Choosing and Preparing the Best Wood for Log Cabin

Making a log cabin in the woods generally involves the use of lumber that is sourced from the local area. Consequently, the structural framework of the cabin will be determined by the types of trees that are available. It’s important to think about how the wood you use can impact everything from strength to insulation and the prevalence of mold or insect problems.

Thermal Qualities

The wood from trees that are common in forests throughout the country varies in terms of their thermal properties. This means that certain trees are better insulators than others, and soft woods are the best. Most homes have thermal insulating properties of at least R-13 per inch. This is derived from a scale that evaluates and standardizes the thermal properties of many different types of insulation. On the other hand, most wood ranges from about R-0.6 to 3.

Soft woods that make good insulators include Douglas fir, pine, juniper, spruce and redwoods. Common hardwood trees are the maple, Hickory, balsa, oak and walnut. Most lumber for building comes from soft woods. Hard woods are generally used to make flooring and high-end customized furniture. However, they can be used for structural support as well.

Aside from density, thermal properties of wood increase with the thickness of the logs of planks. Therefore, you can double or even triple the quality of wood insulation simply by using thicker pieces or adding material to the inner walls.   So, it’s better to use a four inch thick piece of soft wood instead of a log that is only two inches.

Taller Trees Are Easier

Try to use from tall trees whenever possible. Their cores tend to be thicker and more developed and drier. This gives you the option to trim the edges until you get to the core section and use that first without having to wait so long for it to dry. Choose trees that have few branches, which will produce fewer knots that are at least a foot in diameter.

building log cabin

Building Huts for Survival

Properly Dry Wood

Moisture in wood can cause it to shrink, buckle, deform and promote mold and insect infestation. A general rule to follow is that cut logs need at least six months to dry per inch of thickness. The best woods to use are cedar, spruce, pine or fir. Wood should be cut and then stack pieces together according to size and length. Place little wedges using small planks of wood between each layer to promote the drying process.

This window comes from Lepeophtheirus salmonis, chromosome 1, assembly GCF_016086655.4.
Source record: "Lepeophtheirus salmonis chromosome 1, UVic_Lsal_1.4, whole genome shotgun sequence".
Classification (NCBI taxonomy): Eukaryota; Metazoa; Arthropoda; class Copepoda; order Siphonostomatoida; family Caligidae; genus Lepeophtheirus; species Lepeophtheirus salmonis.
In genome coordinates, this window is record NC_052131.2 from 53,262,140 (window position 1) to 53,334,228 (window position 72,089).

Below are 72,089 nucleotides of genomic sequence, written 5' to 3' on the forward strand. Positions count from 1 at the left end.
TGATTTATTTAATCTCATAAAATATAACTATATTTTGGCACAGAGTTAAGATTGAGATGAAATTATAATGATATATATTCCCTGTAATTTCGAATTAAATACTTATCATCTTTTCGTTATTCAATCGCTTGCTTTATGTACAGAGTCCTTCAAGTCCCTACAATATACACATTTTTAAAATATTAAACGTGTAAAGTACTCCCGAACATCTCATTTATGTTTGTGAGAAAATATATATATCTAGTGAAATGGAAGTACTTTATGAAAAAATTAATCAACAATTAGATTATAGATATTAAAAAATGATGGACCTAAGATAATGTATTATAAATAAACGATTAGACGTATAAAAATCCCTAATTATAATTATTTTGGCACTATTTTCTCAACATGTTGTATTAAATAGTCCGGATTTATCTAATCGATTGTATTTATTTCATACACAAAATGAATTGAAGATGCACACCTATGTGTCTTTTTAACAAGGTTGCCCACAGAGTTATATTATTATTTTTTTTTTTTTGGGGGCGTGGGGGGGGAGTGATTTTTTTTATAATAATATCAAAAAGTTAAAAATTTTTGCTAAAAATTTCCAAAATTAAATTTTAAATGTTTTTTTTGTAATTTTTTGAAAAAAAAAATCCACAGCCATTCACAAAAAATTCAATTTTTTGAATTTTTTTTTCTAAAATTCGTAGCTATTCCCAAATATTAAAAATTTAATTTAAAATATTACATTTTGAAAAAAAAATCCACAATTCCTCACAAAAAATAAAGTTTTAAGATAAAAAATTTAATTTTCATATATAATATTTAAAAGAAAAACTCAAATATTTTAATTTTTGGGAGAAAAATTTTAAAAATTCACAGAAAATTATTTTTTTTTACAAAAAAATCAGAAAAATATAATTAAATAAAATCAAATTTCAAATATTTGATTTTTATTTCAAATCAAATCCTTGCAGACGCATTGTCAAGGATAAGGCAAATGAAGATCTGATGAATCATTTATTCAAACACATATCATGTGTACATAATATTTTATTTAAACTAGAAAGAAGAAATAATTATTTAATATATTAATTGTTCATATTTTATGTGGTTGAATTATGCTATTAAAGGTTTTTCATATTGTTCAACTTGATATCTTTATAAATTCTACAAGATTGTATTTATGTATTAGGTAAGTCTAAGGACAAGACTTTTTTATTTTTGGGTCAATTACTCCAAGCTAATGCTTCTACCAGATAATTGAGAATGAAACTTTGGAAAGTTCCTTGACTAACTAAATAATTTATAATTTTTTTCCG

Apply special sealant at the exposed ends of each log to ensure that moisture escapes through the length of the cut wood as opposed to the ends alone. Leaving the ends exposed can significantly increase the chances of warping or damage. There are plenty of commercial sealants available on the market, but you can also make your own out of pine resin.

Watch this video to see the lost method of building log houses that was used by the pioneers!


log cabin

Pre-Treated Wood

Finding dried and prepared lumber will greatly enhance the quality of the finished product. This kind of lumber is treated substances to enhance water-resistance along with insecticides and mold inhibitors. It’s more expensive, but definitely worth it if you are building a sound and long-lasting home in the woods instead of a makeshift shelter.

Breaking the Rules

You can quickly build your own log cabin with fresh-cut lumber in an emergency. Just remember that the walls will warp and the structure will start to droop and deform within a few months. You will need to continually maintain the log cabin to ensure that it remains sealed. Chances of dealing with insect problems and mold also increase when working with wet woods. However, there are also insecticides that you can apply in order deal with infestations You can also slowly dry wood with heat if you are able to move the heater or stove around inside.

Also read: Invisible Sustainability meets the Disappear Retreat

While nothing can replace the long-term stability of wood that has been properly cured, building a log cabin out of fresh lumber is entirely possible when necessary. However, focus on using softer woods that are nearby because they are easier to work with and have greater insulating capabilities (via

Self-sufficiency and Preparedness solutions recommended for you:

BulletProof Home   (A Prepper’s Guide in Safeguarding a Home)

Food for Freedom (If I want my family to survive, I need my own food reserve)

Alive After the Fall (Build yourself the only unlimited water source you’ll ever need)

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